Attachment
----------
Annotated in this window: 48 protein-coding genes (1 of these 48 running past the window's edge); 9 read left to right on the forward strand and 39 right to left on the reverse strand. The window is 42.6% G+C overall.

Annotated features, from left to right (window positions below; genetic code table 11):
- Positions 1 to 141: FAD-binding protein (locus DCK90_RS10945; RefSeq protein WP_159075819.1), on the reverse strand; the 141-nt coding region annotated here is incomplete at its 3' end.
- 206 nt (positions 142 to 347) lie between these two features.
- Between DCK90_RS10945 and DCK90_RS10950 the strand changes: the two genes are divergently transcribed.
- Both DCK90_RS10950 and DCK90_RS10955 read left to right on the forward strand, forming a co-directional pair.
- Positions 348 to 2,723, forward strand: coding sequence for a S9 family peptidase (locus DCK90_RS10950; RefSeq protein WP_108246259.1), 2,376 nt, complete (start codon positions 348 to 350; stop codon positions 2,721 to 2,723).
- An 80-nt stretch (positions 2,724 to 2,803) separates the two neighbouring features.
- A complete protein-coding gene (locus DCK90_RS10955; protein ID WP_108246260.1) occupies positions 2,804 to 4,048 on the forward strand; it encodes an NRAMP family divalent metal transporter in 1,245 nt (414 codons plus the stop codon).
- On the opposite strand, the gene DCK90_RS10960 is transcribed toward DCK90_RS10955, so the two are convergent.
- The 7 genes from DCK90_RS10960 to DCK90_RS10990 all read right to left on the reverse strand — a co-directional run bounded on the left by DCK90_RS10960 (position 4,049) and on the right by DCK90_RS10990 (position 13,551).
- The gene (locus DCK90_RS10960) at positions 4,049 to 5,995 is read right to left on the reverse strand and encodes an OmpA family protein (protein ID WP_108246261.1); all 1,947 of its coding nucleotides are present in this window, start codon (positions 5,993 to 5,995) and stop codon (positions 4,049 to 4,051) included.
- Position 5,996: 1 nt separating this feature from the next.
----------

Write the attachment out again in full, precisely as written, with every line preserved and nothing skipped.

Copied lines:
Annotated in this window: 48 protein-coding genes (1 of these 48 running past the window's edge); 9 read left to right on the forward strand and 39 right to left on the reverse strand. The window is 42.6% G+C overall.

Annotated features, from left to right (window positions below; genetic code table 11):
- Positions 1 to 141: FAD-binding protein (locus DCK90_RS10945; RefSeq protein WP_159075819.1), on the reverse strand; the 141-nt coding region annotated here is incomplete at its 3' end.
- 206 nt (positions 142 to 347) lie between these two features.
- Between DCK90_RS10945 and DCK90_RS10950 the strand changes: the two genes are divergently transcribed.
- Both DCK90_RS10950 and DCK90_RS10955 read left to right on the forward strand, forming a co-directional pair.
- Positions 348 to 2,723, forward strand: coding sequence for a S9 family peptidase (locus DCK90_RS10950; RefSeq protein WP_108246259.1), 2,376 nt, complete (start codon positions 348 to 350; stop codon positions 2,721 to 2,723).
- An 80-nt stretch (positions 2,724 to 2,803) separates the two neighbouring features.
- A complete protein-coding gene (locus DCK90_RS10955; protein ID WP_108246260.1) occupies positions 2,804 to 4,048 on the forward strand; it encodes an NRAMP family divalent metal transporter in 1,245 nt (414 codons plus the stop codon).
- On the opposite strand, the gene DCK90_RS10960 is transcribed toward DCK90_RS10955, so the two are convergent.
- The 7 genes from DCK90_RS10960 to DCK90_RS10990 all read right to left on the reverse strand — a co-directional run bounded on the left by DCK90_RS10960 (position 4,049) and on the right by DCK90_RS10990 (position 13,551).
- The gene (locus DCK90_RS10960) at positions 4,049 to 5,995 is read right to left on the reverse strand and encodes an OmpA family protein (protein ID WP_108246261.1); all 1,947 of its coding nucleotides are present in this window, start codon (positions 5,993 to 5,995) and stop codon (positions 4,049 to 4,051) included.
- Position 5,996: 1 nt separating this feature from the next.